Guest: How the state can help small-business workers with a retirement plan
There is a way for Washington state to help small businesses offer retirement plans, according to guest columnists Larry Springer and Terry Gardiner
Special to The Times
THE foundation of our nation is built on the bedrock principle that no matter where you start out, if you work hard, you can succeed. That’s the American dream.
But for most workers in Washington state, and America, that dream is rapidly becoming out of reach. Imagine working your whole life, for 30 or 40 years, and not being able to retire. Ever.
For too many workers, that nightmare is a reality.
There is a way for Washington to help small businesses offer retirement plans. It’s simple, good for business and good for our economy. The Legislature should pass this plan.
The average American has $3,000 saved up for retirement, according to the National Institute on Retirement Security. An AARP report said that 500,000 workers near retirement age in Washington state have saved less than $25,000 for retirement, and it’s highly likely they will need government assistance to survive.
This puts a strain on our state budget that we can’t afford.
Small Business Majority’s scientific opinion polling found a staggering 85 percent of small-business owners believe Washington residents will not have enough money saved for the future.
Every dollar Washington spends on services for older adults who can’t afford rent or groceries or their utility bill is a dollar we can’t spend on other essential services like education and public safety.
This is not sustainable. But it doesn’t have to be this way.
It’s time for a common-sense solution that would help small-business owners and individuals take control of their financial future. That’s why we’re supporting a new idea called Save Toward a Retirement Today (STaRT).
This bipartisan legislation, HB 2474, would allow small businesses with up to 100 employees to enroll their workers in simple retirement funds managed professionally by the Washington State Investment Board.
Research shows that when given a choice, seven out of 10 employees will contribute to a retirement savings plan. STaRT is all about choice. Employers can choose if they want to offer these accounts and employees can choose if they want to participate and how much to contribute.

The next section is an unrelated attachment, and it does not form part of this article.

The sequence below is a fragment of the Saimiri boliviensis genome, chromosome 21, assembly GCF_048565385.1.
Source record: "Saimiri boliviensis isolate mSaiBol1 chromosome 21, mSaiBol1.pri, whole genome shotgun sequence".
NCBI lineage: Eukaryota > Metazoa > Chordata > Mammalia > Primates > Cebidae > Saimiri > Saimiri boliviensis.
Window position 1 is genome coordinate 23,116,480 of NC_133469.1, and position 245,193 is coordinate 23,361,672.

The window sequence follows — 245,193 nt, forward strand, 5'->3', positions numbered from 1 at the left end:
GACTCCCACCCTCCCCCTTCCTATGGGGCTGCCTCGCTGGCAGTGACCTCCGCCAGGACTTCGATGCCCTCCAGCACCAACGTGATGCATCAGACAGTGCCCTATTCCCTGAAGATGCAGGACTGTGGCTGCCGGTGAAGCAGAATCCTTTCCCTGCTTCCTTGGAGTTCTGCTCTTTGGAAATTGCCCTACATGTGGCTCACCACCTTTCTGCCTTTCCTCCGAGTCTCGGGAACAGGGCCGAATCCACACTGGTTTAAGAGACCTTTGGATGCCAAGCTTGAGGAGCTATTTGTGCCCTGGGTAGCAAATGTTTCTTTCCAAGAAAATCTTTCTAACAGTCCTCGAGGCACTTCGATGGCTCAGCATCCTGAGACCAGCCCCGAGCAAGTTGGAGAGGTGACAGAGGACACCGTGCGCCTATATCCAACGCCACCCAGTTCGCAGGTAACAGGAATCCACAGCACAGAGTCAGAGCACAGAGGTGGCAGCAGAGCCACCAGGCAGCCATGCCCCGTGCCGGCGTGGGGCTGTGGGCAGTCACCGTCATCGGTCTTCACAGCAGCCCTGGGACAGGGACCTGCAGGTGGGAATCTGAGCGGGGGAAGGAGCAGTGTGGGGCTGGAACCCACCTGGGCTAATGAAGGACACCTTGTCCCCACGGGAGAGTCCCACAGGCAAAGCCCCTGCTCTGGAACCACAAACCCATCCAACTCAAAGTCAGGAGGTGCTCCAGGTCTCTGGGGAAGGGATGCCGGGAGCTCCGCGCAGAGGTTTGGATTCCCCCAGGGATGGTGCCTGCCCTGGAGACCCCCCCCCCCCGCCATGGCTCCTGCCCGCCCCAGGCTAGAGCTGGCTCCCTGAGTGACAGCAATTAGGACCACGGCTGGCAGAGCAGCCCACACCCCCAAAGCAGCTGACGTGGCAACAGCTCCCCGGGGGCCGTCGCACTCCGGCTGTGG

Small Business Majority’s poll found nearly two-thirds of our state’s entrepreneurs support the bill, and a quarter strongly support it.
Opponents say that investors already offer retirement savings accounts to fit every size and budget. If that’s true, then why do fewer than half of all Washington residents have a retirement plan at work?
When things aren’t working, it’s time to try something new, something smarter.
The truth is that 77 percent of small-businesses owners in Washington don’t offer retirement investment options to their employees, according to the Small Business Majority’s poll. They would like to, but they cannot find the time or the money within existing resources. The poll also found that 60 percent of small businesses that don’t offer a plan would likely do so if an affordable plan was available that met their business needs.
We know STaRT would be a great option for small businesses because it’s simple and all about choice. The state would not charge businesses anything to enroll workers. It’s as simple as checking a box. Employers have no obligation to contribute to their employees’ accounts. It would follow employees wherever they go.
The start-up costs to the state are not insignificant — just under $600,000. But this investment would save taxpayers millions of dollars in the long-run. We can’t afford to keep doing nothing.
On Feb. 14, the state House passed HB 2474. The state Senate is refusing to take action. Call your state senators and tell them to pass this bill.
Responsibility, fairness and hard work: These are shared American values. After a lifetime of sacrifice, everyone who saves for retirement deserves the opportunity to enjoy their golden years. Passing the STaRT bill for all Washingtonians makes smart fiscal sense.
State Rep. Larry Springer, D-Kirkland, is a small-business owner. Terry Gardiner of Seattle is vice president of policy and strategy at the Small Business Majority, a national organization.